Figure 3: Risk assessment of male worker for thresher height of 77 cm.


Figure 4: Risk assessment of male worker for thresher height of 79 cm.

With increasing the thresher height (i.e. 79 cm), the total postural score was found to be 3, 4 and 5 for 5th, 50th, and 95th percentile respectively. The outcome indicates that the design is suitable for 5th and 50th percentile only, and further investigation is necessary, but for a 95th percentile worker total postural score was found to be 5 indicating the further examination is needed and change the design soon. The RULA trunk value for height mentioned above were 2, 3, and 4 which indicating more discomfort in L4-L5 region. Likewise, up to 81 cm height as shown in Figure 5, the same process is repeated to overcome the awkwardness based on total postural score resulting in the final grand RULA score for all the percentile to a safe value such as 3, 4, and 4 for 5th, 50th, and 95th percentile respectively. Indicating the acceptable range, but need further investigation. At this stage, the RULA trunk score was found to be 2, 3 and 3 for 5th, 50th and 95th percentile respectively of male worker of Arunachal Pradesh.


Figure 5: Risk assessment of male worker for thresher height of 81 cm.

Minimum RULA trunk score justifies less discomfort at 81 cm height of pedal thresher for a male worker in NE region. Similarly, for the female operative of Arunachal Pradesh, the above experiment was conducted for 5th, 50th and 95th percentile for the present thresher height of 77 cm as shown in Figure 3. In RULA analysis, the total postural score was found to be 3 for a wider range (5th, 50th and 95th percentile) of female worker indicating the acceptable range, but further investigation is needed whether the present posture is mandatory to change or not shortly. Similarly, the trunk score was found to be 2 for all percentiles of female worker indicates the minimum the value of the trunk score.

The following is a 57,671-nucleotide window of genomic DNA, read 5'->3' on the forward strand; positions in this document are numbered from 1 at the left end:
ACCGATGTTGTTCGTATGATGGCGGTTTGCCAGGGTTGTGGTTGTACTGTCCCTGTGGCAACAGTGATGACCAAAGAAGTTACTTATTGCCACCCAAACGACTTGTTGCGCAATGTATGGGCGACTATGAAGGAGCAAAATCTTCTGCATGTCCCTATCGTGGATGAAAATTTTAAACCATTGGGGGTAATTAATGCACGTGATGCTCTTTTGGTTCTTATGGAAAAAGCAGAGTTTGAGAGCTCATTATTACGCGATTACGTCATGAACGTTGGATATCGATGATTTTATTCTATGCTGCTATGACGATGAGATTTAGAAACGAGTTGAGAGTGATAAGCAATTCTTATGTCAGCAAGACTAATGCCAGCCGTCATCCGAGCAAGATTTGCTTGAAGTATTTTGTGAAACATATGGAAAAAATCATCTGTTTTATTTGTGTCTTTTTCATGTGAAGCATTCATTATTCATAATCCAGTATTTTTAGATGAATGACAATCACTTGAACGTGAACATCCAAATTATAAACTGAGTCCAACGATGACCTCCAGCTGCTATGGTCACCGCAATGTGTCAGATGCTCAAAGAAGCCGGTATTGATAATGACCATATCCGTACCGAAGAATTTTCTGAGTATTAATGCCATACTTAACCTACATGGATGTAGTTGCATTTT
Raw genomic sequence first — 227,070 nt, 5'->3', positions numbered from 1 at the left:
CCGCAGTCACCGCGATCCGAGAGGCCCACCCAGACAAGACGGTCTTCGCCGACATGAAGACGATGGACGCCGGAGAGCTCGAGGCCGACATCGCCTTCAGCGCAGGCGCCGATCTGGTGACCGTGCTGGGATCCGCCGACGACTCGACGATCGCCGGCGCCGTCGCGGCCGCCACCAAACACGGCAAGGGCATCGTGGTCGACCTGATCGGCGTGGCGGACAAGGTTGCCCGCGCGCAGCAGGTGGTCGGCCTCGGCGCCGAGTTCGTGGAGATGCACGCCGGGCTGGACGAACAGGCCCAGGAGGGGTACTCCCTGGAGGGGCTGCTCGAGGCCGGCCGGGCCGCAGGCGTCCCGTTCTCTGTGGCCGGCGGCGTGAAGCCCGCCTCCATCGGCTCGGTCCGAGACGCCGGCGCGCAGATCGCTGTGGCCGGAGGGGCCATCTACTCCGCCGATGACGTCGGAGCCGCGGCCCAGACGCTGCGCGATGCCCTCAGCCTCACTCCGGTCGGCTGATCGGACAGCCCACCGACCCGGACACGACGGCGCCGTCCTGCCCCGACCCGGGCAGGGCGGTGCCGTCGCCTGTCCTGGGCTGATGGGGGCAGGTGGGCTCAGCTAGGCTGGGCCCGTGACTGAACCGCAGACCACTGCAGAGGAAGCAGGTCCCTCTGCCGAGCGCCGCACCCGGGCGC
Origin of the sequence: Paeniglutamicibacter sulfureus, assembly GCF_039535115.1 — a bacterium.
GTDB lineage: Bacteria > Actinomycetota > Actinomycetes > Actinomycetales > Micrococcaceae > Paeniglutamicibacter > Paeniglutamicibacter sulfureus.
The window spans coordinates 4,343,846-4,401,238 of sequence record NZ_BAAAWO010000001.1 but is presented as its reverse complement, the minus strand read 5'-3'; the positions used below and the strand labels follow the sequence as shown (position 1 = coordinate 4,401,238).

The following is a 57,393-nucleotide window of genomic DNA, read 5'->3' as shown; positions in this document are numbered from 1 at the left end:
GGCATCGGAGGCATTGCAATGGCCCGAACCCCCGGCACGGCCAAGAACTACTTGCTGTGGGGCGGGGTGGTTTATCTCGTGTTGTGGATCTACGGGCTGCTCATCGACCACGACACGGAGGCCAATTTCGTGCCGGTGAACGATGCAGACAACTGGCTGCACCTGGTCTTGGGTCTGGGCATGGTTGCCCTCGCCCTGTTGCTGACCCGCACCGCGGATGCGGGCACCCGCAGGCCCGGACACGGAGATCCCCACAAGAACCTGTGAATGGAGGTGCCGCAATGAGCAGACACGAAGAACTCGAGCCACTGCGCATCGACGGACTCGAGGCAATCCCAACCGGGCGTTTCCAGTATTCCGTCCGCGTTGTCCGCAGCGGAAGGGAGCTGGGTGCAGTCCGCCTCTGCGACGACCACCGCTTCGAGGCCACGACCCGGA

A similar trial was taken for 79 cm of height, showing the identical results as 77 cm height. A slightly higher impact occurs in lumber portion of 95th percentile worker. As our approach was to design a suitable pedal thresher for both gender likewise and 81 cm height was fit for male operative already. So the further trial was carried out to 81 cm height for female workforces. From the experiment showing in Figure 5, the total postural score for 5th, 50th and 95th percentile of a woman were 3 for all and trunk score were 2 for the three percentile (5th, 50th and 95th percentile).